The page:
President's Opinion

 

BAILI RHODES
President, Texas Young Lawyers Association

 

April 1, 2018
Our Time. Our Community. Our Impact.

"Our” is such an impactful word. It can take something that could be mine or yours or theirs and make it part of something bigger—something that belongs to us. I recently sat down with a Texas Young Lawyers Association past president who gave me some simple advice: refer to the board as “our board,” and TYLA as “our organization,” and the upcoming 2018-2019 bar year as “our year.” Her advice resonated with me.

March 1, 2018
Women: Our History and Our Future

My 3-year-old is full of sass and spunk and generally runs our household. What she believes, she declares as irrefutable fact, and I do not know a person stubborn enough to win an argument with her. Recently, she has determined that she, like her mother, is a lawyer. She proudly shares this with day care workers, friends, and strangers in the grocery store checkout line. What’s more, she believes that all women are lawyers.

February 1, 2018
A Guide to What You Can and Cannot Say

During my first year of law school, I lived in this old, tiny apartment near Lake Waco. The air conditioning barely worked. An entire wall in the living room was covered in mirrors, ostensibly to make the space look “bigger.”

January 1, 2018
Empowering Survivors

It’s a new year and our country is facing tough issues. It seems that every time I turn on the news, I hear another tragic story of domestic violence. Allegations of sexual harassment permeate the media. I am not sure if the increased reports are indicative of increased acts of abuse and harassment, or if the survivors simply feel more empowered to speak. I hope it is the second. There is only one word with which we can characterize those individuals who have spoken out about these difficult experiences: brave. But for every person who has come forward to talk, there are many who cannot or will not share their experiences.

December 1, 2017
Serving Law Students

As law students, we all heard that our practices were unlikely to resemble a John Grisham novel or an episode of Law & Order. But these days, law schools also have to prepare would-be litigators with the statistics regarding the relatively small number of cases that actually make it to trial before a jury.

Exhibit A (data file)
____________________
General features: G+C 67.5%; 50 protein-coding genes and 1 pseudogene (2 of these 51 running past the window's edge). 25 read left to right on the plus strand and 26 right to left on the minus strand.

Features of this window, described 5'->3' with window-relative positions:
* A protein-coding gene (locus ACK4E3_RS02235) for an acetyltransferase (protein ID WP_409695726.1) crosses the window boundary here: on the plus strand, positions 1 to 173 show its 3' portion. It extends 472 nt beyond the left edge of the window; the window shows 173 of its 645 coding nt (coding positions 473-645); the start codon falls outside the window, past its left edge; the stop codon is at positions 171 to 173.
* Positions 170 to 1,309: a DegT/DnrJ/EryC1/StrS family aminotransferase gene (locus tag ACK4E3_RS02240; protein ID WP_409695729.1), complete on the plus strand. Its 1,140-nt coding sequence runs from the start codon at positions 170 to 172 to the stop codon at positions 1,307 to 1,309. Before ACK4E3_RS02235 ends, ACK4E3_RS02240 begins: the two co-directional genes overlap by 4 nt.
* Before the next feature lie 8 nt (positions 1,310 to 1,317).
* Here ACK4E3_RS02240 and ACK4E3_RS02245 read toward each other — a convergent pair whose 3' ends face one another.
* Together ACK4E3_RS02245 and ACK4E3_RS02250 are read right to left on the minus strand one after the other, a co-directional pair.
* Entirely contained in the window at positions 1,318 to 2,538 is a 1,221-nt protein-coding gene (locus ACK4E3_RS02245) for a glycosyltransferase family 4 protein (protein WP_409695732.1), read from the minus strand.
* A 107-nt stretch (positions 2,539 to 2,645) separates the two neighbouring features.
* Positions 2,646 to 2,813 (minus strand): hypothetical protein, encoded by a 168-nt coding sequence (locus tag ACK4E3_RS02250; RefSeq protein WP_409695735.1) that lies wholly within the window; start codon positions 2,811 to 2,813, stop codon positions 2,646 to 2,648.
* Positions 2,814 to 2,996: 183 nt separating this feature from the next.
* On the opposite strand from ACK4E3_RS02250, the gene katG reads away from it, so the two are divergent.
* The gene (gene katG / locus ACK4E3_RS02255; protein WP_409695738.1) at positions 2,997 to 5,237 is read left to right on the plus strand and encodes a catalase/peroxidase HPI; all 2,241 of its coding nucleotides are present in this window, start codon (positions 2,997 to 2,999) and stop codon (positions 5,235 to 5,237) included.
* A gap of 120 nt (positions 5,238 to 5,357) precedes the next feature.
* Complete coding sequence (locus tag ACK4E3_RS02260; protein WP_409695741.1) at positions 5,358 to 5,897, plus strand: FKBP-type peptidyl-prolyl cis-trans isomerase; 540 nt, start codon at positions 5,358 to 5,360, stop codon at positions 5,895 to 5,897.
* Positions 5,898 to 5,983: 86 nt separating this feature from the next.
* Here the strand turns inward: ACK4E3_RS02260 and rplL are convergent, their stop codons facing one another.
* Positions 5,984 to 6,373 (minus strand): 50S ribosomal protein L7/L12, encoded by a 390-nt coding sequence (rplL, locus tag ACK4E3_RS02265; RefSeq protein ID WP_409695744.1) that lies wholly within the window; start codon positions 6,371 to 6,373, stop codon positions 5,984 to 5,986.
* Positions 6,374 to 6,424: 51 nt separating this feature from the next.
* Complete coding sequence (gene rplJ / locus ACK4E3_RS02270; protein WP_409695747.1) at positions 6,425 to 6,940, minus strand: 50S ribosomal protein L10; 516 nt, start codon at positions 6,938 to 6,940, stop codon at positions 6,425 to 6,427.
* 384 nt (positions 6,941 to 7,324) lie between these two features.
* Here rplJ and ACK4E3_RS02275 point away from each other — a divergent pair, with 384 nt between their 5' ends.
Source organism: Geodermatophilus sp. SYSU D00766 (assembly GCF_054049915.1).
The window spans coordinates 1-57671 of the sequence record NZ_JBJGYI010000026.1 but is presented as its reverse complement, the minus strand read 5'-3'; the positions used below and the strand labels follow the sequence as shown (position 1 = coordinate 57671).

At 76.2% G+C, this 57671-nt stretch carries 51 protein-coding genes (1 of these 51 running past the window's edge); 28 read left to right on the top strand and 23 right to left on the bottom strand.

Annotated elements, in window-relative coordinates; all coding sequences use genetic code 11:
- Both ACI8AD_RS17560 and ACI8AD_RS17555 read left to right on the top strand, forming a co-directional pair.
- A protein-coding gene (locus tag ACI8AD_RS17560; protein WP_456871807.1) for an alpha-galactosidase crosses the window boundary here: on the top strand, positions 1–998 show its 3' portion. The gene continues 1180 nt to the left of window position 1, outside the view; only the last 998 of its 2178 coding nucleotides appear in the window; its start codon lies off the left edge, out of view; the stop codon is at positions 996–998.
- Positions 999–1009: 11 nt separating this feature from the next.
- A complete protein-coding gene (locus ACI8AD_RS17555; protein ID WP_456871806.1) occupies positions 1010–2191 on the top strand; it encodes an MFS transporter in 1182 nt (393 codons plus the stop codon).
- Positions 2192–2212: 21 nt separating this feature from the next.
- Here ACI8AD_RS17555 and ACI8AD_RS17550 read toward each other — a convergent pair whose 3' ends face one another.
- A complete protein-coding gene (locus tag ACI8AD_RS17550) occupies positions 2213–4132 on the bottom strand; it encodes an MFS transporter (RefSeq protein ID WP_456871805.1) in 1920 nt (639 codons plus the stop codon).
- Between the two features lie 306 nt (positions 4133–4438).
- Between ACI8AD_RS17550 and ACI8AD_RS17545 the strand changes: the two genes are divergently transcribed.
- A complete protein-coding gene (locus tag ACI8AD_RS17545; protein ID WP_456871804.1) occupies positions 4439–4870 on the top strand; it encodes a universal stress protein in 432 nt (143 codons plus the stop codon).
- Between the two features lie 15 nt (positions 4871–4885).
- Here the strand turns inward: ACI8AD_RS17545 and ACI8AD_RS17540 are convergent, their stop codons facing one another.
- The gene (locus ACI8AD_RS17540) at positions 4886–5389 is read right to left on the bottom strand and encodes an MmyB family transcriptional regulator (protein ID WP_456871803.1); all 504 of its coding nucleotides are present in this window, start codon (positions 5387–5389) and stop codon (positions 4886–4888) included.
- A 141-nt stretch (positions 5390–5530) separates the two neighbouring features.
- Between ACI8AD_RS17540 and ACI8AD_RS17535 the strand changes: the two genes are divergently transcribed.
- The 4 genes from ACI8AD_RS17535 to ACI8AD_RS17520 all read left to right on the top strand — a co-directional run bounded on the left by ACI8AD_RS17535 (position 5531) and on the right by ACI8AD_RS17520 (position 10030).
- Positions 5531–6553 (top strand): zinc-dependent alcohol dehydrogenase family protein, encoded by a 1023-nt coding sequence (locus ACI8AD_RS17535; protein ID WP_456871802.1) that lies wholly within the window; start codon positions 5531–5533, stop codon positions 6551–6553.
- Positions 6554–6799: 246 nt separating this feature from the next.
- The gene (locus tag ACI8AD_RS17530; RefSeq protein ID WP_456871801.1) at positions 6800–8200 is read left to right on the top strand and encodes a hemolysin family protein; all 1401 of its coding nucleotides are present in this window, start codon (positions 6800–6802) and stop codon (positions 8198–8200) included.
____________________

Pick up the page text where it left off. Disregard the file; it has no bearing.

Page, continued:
November 1, 2017
Grateful to Serve

I love the month of November. With it comes the smell of pumpkin pie, excitement for the holiday season, and time spent contemplating the things for which we are thankful. With two small children, my husband and I find ourselves spending more time explaining what it means to be “thankful” and “fortunate.” Those conversations have given me the opportunity to be a bit introspective and to recognize the number of things I have to be thankful for this fall. I am beyond grateful for my support system: friends, firm, and family, especially my husband who provides constant support even while we both balance busy professional lives.

October 1, 2017
Responding to Harvey

Twenty-seven trillion. That’s one estimate of how many gallons of water were dumped on Texas during Hurricane Harvey’s nearly weeklong attack on the Gulf Coast. At least 58 counties experienced devastation as a result of the storm. In the aftermath, the resounding words I heard were “we can get through this,” “we can rebuild,” and “what can we do to help?”

September 1, 2017
Never Stop Learning

New pencils. Crayons. Notebooks. He has a new backpack with a matching lunchbox and is so full of excitement over meeting his new teacher that he can hardly contain himself. My momma-of-a-kindergartner heart is about to explode. Perhaps it is my own fond memories of the first day of school, but I think I am as excited as he is. I cannot wait to hear about the friends he has made, and the things that he has learned. I have always loved learning, and I hope that I have engendered that same passion for scholarship in my children.

July 1, 2017
Employer Education

Close to half of my practice consists of employment law matters. As a small firm attorney, I represent employees and employers, at companies of different sizes. Many small business owners find themselves in a position where they have enough employees to face personnel issues but not enough to warrant hiring in-house counsel. I answer many questions for them about the daily operation of their businesses, as well as specific inquiries about the laws that are applicable to the business and its employees, such as:

• Are my employees entitled to the Family and Medical Leave Act?

• Can I terminate an employee if he or she doesn’t show up to work today?

• What is the Health Insurance Portability and Accountability Act of 1996, and does it apply to me at all?

• What do I do if I find out an employee has filed a charge of discrimination with the Texas Workforce Commission’s Civil Rights Division or the Equal Employment Opportunity Commission?

The list goes on. I field phone calls and emails, and when requested, provide written summaries of law applicable to the problem du jour.

June 1, 2017
It's a Pleasure to Serve

For some of you, this will be the first issue of the Texas Bar Journal you receive as a newly licensed lawyer. It has been nine (gasp) years since I graduated from law school. In that time, life seems to have gotten busier. My husband and I went from being full-time students to full-time employees. We got our second dog. We had one baby—then two. We moved, then moved again. I learned to practice law; be comfortable in a courtroom; and to advise, manage, and obtain clients. We joined a church. I joined Junior League. I ran 12 marathons. I was elected to the TYLA Board of Directors and then as secretary, vice president, and president-elect. It is a busy, busy season, and my experience is far from unique.

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